Get Your Elbows Off The Table



This Stocking comes from good stock.

My maternal grandfather was city editor at the New York Daily News, back when it really meant something. My paternal grandfather was the president of the American Economics Association, an advisor to presidents and a professor at Columbia University.

Both of my parents went to Harvard.

It’s a mystery, then, that I have such bad manners.

Perhaps it was an act of rebellion on my parents’ part, but Emily Post wasn’t a fixture at our house when I was growing up.

As I’ve mentioned before, Dear Reader, we raised our voices at the dinner table and hurled epithets with abandon. We told dirty jokes over dessert.

My dear old dad used his fingers instead of a knife to push food onto his fork and he made smacking noises with his lips while he chewed.

Passions and emotions were openly displayed in all their glory. Diplomacy was not a byword emblazoned on our family crest.

My in-laws, who are here in Seattle to help out during my convalescence, come from a different tradition.

As I mentioned previously, my mother-in-law’s clan were Empire Loyalists, backing the British during the American Revolution. They were forced to flee New England for Canada during the Revolutionary War.

To this day, the family matriarch reads “Royalist” magazine, and my mother-in-law prides herself on knowing the intricacies of the most complicated table settings.

My father-in-law grew up in blue-collar England but pulled himself up by his bootstraps in a culture notorious for its class distinctions. He knows all about propriety and decorum and he’s nothing if not a diplomat.

I tell you all this so you will have a proper appreciation of our dinner table conversation tonight.

“Lila, it’s not polite to put your elbows on the table,” Grandma Carol gently scolded my 12-year-old daughter.

“Why not, Grandma?”

This seemed to me like a perfectly reasonable question. Why not, indeed?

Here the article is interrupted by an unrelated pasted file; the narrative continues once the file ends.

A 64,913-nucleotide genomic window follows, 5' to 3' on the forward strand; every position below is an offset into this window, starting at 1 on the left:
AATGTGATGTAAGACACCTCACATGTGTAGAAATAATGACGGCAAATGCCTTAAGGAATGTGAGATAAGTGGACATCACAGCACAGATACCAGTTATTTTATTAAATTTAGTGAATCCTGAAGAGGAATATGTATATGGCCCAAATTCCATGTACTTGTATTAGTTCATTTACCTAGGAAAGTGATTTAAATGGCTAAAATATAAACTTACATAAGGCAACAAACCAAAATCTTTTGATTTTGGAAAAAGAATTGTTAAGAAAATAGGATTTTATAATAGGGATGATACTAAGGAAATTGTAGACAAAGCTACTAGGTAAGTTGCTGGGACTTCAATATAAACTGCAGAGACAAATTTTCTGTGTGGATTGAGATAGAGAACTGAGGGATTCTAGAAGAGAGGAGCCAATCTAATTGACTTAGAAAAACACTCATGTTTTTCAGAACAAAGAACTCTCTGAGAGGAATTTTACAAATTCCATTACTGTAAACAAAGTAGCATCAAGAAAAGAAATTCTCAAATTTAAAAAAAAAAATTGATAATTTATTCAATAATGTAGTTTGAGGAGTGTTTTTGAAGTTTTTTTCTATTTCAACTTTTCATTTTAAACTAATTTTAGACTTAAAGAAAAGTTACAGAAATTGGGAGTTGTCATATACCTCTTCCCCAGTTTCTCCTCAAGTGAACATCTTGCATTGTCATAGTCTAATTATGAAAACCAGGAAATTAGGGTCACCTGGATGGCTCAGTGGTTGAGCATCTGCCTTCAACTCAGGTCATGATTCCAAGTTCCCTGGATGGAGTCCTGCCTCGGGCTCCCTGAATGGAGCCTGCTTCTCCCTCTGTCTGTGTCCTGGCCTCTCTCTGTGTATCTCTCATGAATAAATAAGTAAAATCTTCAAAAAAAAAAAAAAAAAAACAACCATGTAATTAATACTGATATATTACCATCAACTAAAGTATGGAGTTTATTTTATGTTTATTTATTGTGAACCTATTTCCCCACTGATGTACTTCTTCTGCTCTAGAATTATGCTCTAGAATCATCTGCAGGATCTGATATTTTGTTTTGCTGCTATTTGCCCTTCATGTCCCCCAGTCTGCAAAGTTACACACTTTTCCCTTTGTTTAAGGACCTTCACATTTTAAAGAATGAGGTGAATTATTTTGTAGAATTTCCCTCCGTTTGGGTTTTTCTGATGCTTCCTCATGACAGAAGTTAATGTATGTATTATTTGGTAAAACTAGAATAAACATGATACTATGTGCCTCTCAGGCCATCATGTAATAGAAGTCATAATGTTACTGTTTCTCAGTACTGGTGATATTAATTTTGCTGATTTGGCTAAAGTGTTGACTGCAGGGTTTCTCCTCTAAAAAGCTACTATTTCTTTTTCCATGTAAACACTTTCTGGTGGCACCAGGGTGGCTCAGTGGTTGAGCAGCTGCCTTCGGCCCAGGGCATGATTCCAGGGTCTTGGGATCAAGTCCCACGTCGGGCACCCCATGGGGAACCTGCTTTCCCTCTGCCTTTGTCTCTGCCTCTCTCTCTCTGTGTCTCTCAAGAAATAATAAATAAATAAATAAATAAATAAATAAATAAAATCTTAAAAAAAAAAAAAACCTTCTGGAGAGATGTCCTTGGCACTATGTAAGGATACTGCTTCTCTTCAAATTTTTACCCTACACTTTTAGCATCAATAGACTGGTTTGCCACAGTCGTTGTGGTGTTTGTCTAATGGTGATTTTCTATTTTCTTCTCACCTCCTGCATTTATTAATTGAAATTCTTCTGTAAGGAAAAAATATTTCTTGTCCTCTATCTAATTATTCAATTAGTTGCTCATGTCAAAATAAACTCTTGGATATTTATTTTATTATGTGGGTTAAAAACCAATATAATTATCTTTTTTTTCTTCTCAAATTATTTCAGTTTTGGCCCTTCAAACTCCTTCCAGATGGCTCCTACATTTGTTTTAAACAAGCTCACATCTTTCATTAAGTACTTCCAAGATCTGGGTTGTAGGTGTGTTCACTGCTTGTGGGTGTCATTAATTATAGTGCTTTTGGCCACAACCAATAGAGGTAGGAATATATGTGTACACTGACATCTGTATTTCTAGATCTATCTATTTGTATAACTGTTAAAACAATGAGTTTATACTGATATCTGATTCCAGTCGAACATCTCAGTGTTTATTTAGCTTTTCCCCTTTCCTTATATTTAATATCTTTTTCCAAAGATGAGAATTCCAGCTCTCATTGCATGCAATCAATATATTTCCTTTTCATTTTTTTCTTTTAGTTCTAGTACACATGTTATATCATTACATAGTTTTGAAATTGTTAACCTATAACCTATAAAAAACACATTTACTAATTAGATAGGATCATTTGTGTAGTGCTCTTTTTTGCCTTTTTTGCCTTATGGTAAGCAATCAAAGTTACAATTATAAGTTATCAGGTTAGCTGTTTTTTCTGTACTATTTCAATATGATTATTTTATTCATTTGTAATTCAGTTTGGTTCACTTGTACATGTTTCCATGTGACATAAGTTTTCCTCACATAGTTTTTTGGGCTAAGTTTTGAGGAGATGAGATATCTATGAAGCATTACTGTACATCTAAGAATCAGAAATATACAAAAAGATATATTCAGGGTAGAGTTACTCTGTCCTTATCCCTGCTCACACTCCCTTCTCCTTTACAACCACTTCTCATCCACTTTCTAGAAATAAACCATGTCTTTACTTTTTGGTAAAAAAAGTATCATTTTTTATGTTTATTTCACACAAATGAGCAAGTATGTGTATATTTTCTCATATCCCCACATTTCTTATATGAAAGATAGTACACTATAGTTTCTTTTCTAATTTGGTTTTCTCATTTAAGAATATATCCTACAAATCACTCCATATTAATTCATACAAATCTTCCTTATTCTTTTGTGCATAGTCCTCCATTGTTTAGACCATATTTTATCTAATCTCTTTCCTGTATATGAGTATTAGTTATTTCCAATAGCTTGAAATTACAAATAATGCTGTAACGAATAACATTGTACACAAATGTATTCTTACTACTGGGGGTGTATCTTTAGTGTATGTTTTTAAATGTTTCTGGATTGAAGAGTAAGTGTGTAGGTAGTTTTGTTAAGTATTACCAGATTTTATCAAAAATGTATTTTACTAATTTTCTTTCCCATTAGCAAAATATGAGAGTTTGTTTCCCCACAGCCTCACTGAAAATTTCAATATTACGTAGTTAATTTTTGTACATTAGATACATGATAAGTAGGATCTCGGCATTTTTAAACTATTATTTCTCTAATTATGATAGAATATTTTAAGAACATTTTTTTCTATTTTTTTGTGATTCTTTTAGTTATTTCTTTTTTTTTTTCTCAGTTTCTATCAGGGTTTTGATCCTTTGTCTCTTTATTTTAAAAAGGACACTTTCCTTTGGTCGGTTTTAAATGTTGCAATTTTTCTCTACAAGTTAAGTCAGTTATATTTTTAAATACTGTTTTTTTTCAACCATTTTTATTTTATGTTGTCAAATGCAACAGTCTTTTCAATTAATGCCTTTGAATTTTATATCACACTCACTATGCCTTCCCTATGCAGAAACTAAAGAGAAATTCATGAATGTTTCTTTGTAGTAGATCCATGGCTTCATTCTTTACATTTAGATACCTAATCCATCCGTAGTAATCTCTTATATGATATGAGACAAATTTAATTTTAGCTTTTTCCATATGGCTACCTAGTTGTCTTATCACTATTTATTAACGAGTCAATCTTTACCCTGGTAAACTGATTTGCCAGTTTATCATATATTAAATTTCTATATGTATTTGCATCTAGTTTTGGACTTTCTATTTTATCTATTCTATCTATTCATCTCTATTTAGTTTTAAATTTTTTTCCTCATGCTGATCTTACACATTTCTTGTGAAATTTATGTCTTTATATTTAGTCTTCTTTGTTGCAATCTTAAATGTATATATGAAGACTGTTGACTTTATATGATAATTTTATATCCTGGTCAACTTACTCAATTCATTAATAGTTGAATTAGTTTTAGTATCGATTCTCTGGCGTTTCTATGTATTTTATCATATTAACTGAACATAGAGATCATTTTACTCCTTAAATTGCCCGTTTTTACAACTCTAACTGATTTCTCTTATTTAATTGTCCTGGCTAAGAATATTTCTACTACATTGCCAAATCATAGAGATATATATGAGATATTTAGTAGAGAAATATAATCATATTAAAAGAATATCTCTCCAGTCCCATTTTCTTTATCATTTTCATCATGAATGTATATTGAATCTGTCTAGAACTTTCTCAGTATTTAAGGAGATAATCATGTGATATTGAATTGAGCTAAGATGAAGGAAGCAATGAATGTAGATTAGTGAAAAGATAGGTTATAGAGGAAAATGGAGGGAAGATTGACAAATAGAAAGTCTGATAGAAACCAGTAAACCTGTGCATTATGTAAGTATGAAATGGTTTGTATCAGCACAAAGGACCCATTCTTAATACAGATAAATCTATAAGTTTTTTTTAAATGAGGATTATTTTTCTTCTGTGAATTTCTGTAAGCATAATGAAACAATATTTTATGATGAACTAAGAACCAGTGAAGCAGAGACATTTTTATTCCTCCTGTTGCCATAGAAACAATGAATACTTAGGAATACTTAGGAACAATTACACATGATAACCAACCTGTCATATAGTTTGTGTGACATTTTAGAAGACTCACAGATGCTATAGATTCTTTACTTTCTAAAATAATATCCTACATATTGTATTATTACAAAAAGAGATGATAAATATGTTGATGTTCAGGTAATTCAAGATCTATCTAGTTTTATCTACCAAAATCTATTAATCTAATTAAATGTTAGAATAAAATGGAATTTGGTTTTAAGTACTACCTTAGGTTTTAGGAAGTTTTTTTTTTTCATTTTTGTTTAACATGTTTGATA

“I really don’t see why it’s such a big deal to put your elbows on the table,” I opine. “It’s comfortable. It doesn’t harm anyone. That prohibition seems like an outmoded piece of etiquette to me, and nobody pays any attention to it anyway.”

My wife looks horrified. Tension fills the room.

“Of course it’s important,” Diana says. “It’s very important.”

I’m poised to launch into a diatribe, but, miraculously, I bite my tongue before it’s too late. I’ve already done enough damage.

All this is just a warm-up, however, for our family viewing of tonight’s episode of Downton Abbey, the season finale.

Tony, Carol, Diana and I gather around our glorious flat screen to watch the latest adventures of Lord Grantham and his clan. Lord Grantham is desperately trying to persuade his son-in-law Tom Branson to participate in a cricket match pitting his family and staff against a team from the village. Lady Mary Crawley is about to deliver a baby. Her husband is about to die in a car crash, a melodramatic plot twist for which the show’s writers should apologize.

In the midst of all this, my son walks into the TV room wearing nothing but his boxer shorts.

He parades around the house like this all the time. I usually don’t notice, but when I do, it’s to take note of what a finely formed young lad he is.

“Sam, go put some clothes on,” his grandfather suggests, with an uncharacteristic edge in his voice.

I push the pause button.

“It’s really no big deal,” I say. “He just looks like he’s wearing a bathing suit.”

“It is a big deal,” Tony says. “It’s a big deal by any reasonable standard to prance around in your underwear in front of your grandmother. I’m sorry for my tone, but I just had to say something about this.”

“I just have to say that your position is unreasonable and that nobody would agree with you.”

Upon issuing my rejoinder, I feel immediate regret. I sink into the couch and focus on Lord Grantham.

I feel like Tom Branson, the chauffeur who married into the Grantham family but didn’t really comprehend or appreciate the complex rules of etiquette by which they conducted themselves.

By the end of season three, however, he’s getting along famously with Lord Grantham.

I think I can learn something from Tom’s example. It shouldn’t be so hard.

My differences with Tony are not nearly so vast as those that separate Tom and his father-in-law. True, Tony’s a diplomat and I’m an instigator. But we both gave the maximum legal donation to Barack Obama. Our fundamental values are the same.

Leave a Reply

Your email address will not be published. Required fields are marked *